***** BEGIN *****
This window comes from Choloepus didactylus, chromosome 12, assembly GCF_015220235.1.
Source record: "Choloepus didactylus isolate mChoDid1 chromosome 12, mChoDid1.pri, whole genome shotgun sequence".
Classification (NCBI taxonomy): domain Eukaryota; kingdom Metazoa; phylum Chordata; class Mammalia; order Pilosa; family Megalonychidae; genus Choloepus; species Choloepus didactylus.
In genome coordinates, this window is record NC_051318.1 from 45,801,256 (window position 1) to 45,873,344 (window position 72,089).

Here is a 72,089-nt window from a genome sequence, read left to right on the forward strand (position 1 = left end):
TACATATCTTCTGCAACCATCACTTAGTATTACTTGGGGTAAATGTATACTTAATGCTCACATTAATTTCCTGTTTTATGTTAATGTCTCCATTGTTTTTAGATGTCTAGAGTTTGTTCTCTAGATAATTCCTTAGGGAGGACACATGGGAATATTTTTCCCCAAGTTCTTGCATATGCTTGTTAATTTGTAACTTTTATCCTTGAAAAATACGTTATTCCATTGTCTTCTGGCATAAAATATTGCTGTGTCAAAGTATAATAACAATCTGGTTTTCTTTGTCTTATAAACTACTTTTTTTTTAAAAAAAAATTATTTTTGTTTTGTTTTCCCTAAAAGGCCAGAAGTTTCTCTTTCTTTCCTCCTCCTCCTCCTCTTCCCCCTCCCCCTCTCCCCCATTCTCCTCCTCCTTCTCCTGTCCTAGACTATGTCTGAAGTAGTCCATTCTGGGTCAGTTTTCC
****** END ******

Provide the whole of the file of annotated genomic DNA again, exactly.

This window comes from Choloepus didactylus, chromosome 12, assembly GCF_015220235.1.
Source record: "Choloepus didactylus isolate mChoDid1 chromosome 12, mChoDid1.pri, whole genome shotgun sequence".
Classification (NCBI taxonomy): domain Eukaryota; kingdom Metazoa; phylum Chordata; class Mammalia; order Pilosa; family Megalonychidae; genus Choloepus; species Choloepus didactylus.
In genome coordinates, this window is record NC_051318.1 from 45,801,256 (window position 1) to 45,873,344 (window position 72,089).

Here is a 72,089-nt window from a genome sequence, read left to right on the forward strand (position 1 = left end):
TACATATCTTCTGCAACCATCACTTAGTATTACTTGGGGTAAATGTATACTTAATGCTCACATTAATTTCCTGTTTTATGTTAATGTCTCCATTGTTTTTAGATGTCTAGAGTTTGTTCTCTAGATAATTCCTTAGGGAGGACACATGGGAATATTTTTCCCCAAGTTCTTGCATATGCTTGTTAATTTGTAACTTTTATCCTTGAAAAATACGTTATTCCATTGTCTTCTGGCATAAAATATTGCTGTGTCAAAGTATAATAACAATCTGGTTTTCTTTGTCTTATAAACTACTTTTTTTTTAAAAAAAAATTATTTTTGTTTTGTTTTCCCTAAAAGGCCAGAAGTTTCTCTTTCTTTCCTCCTCCTCCTCCTCTTCCCCCTCCCCCTCTCCCCCATTCTCCTCCTCCTTCTCCTGTCCTAGACTATGTCTGAAGTAGTCCATTCTGGGTCAGTTTTCC